"Evolution was the first engineer and now we are learning how to take evolution into different directions to solve humanity's problems," he says. "Since all life uses DNA, it's the same genetic code, just interpreted in different ways."

A host of applications

He and other biological engineers are busy discovering ways to turn leftover agricultural products into sustainable biofuels that can ease fuel costs and help boost energy independence. By tweaking the DNA, engineers have developed microbes that digest corn leaves and stalks, produce sugars and then convert the sugars into biofuels. Their goal is to fine-tune the microbe's genetic code to optimize biofuel production and deliver a superior, low-cost product.

"We could redesign bacterial metabolism to make it a super biofuel producer," he says.

Significant hurdles remain to make the process economical. As Salis explains, funding for biofuel projects usually traces the path of gasoline prices. As those prices increase and consumers chafe under higher costs, biofuels become more acceptable and economical, which attracts investors and venture capitalists. However, when consumers adjust to higher fuel prices, interest in finding alternative sources of energy wanes.

"The cyclical nature of research funding has greatly harmed our ability to overcome technical and economical hurdles," says Salis. "You need a long-term commitment to the project."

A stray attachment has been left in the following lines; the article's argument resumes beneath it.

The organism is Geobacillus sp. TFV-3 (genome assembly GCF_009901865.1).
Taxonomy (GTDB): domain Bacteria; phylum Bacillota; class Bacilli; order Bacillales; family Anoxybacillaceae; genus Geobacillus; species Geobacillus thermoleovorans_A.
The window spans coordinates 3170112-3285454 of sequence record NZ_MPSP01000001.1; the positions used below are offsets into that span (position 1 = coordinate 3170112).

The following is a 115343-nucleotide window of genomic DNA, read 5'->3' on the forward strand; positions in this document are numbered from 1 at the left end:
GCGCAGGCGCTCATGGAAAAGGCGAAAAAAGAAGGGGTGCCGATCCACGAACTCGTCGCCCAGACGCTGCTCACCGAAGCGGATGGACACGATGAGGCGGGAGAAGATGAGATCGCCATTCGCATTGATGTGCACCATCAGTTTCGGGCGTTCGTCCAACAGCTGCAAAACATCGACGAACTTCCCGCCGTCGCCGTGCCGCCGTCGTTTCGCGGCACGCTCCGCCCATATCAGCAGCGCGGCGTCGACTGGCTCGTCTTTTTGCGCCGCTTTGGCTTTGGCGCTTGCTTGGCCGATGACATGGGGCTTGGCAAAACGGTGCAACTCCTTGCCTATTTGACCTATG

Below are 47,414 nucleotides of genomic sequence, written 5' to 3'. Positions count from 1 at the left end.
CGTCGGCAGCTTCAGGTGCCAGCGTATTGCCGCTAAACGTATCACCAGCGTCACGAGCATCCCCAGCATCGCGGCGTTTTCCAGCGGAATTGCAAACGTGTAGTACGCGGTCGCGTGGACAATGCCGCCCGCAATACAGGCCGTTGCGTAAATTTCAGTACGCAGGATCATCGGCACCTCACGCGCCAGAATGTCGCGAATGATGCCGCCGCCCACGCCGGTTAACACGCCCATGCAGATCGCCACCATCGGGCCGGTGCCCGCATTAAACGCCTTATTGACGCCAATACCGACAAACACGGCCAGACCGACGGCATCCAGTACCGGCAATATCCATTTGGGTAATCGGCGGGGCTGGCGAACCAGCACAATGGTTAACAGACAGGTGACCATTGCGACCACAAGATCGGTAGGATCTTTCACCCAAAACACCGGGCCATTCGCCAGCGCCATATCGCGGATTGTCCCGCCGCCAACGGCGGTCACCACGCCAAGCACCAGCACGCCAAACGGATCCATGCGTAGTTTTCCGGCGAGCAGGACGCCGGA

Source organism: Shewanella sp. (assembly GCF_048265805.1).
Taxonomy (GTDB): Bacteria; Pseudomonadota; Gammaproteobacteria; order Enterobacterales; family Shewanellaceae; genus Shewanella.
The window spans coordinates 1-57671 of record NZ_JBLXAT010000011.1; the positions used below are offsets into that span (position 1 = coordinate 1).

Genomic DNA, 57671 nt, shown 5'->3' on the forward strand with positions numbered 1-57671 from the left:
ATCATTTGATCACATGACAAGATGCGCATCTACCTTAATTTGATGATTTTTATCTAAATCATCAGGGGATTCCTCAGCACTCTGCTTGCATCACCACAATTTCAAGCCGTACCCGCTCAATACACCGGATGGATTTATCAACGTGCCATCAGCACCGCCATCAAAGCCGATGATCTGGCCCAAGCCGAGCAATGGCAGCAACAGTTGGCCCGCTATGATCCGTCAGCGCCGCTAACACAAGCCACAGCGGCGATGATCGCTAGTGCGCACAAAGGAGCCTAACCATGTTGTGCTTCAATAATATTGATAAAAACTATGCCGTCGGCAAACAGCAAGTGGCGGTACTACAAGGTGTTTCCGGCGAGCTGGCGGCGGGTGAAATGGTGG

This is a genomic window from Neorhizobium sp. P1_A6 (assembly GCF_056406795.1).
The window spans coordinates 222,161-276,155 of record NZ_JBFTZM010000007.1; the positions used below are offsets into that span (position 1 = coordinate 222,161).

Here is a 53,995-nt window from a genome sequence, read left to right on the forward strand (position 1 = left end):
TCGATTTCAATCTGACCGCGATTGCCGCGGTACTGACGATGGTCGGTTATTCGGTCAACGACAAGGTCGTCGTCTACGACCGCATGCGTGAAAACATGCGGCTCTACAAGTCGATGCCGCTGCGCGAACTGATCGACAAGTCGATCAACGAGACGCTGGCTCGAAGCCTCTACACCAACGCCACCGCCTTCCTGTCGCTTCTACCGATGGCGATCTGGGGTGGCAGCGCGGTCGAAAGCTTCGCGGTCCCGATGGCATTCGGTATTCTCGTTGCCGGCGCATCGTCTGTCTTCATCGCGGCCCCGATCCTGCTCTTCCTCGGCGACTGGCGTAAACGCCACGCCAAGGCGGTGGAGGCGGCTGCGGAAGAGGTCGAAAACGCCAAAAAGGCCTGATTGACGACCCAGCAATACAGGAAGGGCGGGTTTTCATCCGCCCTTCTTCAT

In addition to helping quench the world's growing demand for energy, biological engineers may use synthetic biology techniques for medicine. Salis says engineers can reprogram organisms' metabolisms to produce anti-cancer and anti-bacterial drugs.

Living organisms can be reengineered to do more than build things -- they can also be used to break things down and clean them up, he adds. Bacterial metabolisms could be programmed to digest industrial waste material and toxic chemicals, for example.

However, Salis recognizes that talk of genetically engineered microbes worries some people.

"We have been domesticating bacteria and yeast to make bread, beer and yogurt for thousands of years," he says. "When we engineer microbes to make a new drug or a new fuel, the microbe does not survive very well in the outside world."

Competition between all microbes -- natural and engineered -- will put the brakes on any microbe that tries to do one thing very well, he adds.

"One thing we do as engineers is learn how to, from a critical point of view, balance what risks to take compared to the benefits of taking those actions," he says.

In fact, his team is working on building a genetic security system to prevent genetically modified DNA from falling into the wrong hands. Engineering DNA to perfection still takes a long time and industrial espionage in biotechnology is a growing problem.

"DNA is the ultimate self-replication information storage device," says Salis. "Once you build a better DNA molecule, that's your product."


Howard Salis is assistant professor of agricultural and biological engineering, hms17@psu.edu.

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Last Updated October 17, 2013